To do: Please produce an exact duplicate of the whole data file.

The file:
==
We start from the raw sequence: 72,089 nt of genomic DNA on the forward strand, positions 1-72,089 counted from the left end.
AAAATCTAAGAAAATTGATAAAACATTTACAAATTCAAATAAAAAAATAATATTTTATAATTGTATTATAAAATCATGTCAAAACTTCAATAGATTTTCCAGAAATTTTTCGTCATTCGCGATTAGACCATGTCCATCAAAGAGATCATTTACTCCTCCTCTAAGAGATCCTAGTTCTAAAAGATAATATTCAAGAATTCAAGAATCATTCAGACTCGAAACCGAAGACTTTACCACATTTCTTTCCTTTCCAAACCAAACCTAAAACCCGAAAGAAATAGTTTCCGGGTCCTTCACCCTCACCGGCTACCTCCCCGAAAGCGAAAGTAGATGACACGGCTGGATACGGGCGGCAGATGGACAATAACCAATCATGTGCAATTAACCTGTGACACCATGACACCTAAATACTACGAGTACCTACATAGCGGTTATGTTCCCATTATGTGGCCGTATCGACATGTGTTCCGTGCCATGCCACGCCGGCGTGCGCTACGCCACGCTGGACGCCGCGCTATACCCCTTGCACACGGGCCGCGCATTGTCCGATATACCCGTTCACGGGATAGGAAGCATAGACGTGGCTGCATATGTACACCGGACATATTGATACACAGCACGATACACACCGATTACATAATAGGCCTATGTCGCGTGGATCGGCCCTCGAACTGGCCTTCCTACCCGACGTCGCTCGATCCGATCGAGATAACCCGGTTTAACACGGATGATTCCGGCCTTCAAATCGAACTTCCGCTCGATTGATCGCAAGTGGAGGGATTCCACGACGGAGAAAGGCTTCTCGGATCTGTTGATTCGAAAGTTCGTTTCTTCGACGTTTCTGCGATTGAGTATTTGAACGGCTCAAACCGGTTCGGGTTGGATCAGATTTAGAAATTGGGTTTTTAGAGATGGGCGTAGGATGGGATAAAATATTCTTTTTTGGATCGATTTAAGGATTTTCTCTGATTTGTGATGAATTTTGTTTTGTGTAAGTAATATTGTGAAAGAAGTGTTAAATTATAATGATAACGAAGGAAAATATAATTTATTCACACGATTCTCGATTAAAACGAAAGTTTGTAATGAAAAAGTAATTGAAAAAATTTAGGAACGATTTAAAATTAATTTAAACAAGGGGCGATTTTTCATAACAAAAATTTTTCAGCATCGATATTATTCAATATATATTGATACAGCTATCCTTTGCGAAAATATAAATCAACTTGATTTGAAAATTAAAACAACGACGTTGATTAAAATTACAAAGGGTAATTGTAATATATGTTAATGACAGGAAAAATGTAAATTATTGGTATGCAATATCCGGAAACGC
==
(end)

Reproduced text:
We start from the raw sequence: 72,089 nt of genomic DNA on the forward strand, positions 1-72,089 counted from the left end.
AAAATCTAAGAAAATTGATAAAACATTTACAAATTCAAATAAAAAAATAATATTTTATAATTGTATTATAAAATCATGTCAAAACTTCAATAGATTTTCCAGAAATTTTTCGTCATTCGCGATTAGACCATGTCCATCAAAGAGATCATTTACTCCTCCTCTAAGAGATCCTAGTTCTAAAAGATAATATTCAAGAATTCAAGAATCATTCAGACTCGAAACCGAAGACTTTACCACATTTCTTTCCTTTCCAAACCAAACCTAAAACCCGAAAGAAATAGTTTCCGGGTCCTTCACCCTCACCGGCTACCTCCCCGAAAGCGAAAGTAGATGACACGGCTGGATACGGGCGGCAGATGGACAATAACCAATCATGTGCAATTAACCTGTGACACCATGACACCTAAATACTACGAGTACCTACATAGCGGTTATGTTCCCATTATGTGGCCGTATCGACATGTGTTCCGTGCCATGCCACGCCGGCGTGCGCTACGCCACGCTGGACGCCGCGCTATACCCCTTGCACACGGGCCGCGCATTGTCCGATATACCCGTTCACGGGATAGGAAGCATAGACGTGGCTGCATATGTACACCGGACATATTGATACACAGCACGATACACACCGATTACATAATAGGCCTATGTCGCGTGGATCGGCCCTCGAACTGGCCTTCCTACCCGACGTCGCTCGATCCGATCGAGATAACCCGGTTTAACACGGATGATTCCGGCCTTCAAATCGAACTTCCGCTCGATTGATCGCAAGTGGAGGGATTCCACGACGGAGAAAGGCTTCTCGGATCTGTTGATTCGAAAGTTCGTTTCTTCGACGTTTCTGCGATTGAGTATTTGAACGGCTCAAACCGGTTCGGGTTGGATCAGATTTAGAAATTGGGTTTTTAGAGATGGGCGTAGGATGGGATAAAATATTCTTTTTTGGATCGATTTAAGGATTTTCTCTGATTTGTGATGAATTTTGTTTTGTGTAAGTAATATTGTGAAAGAAGTGTTAAATTATAATGATAACGAAGGAAAATATAATTTATTCACACGATTCTCGATTAAAACGAAAGTTTGTAATGAAAAAGTAATTGAAAAAATTTAGGAACGATTTAAAATTAATTTAAACAAGGGGCGATTTTTCATAACAAAAATTTTTCAGCATCGATATTATTCAATATATATTGATACAGCTATCCTTTGCGAAAATATAAATCAACTTGATTTGAAAATTAAAACAACGACGTTGATTAAAATTACAAAGGGTAATTGTAATATATGTTAATGACAGGAAAAATGTAAATTATTGGTATGCAATATCCGGAAACGC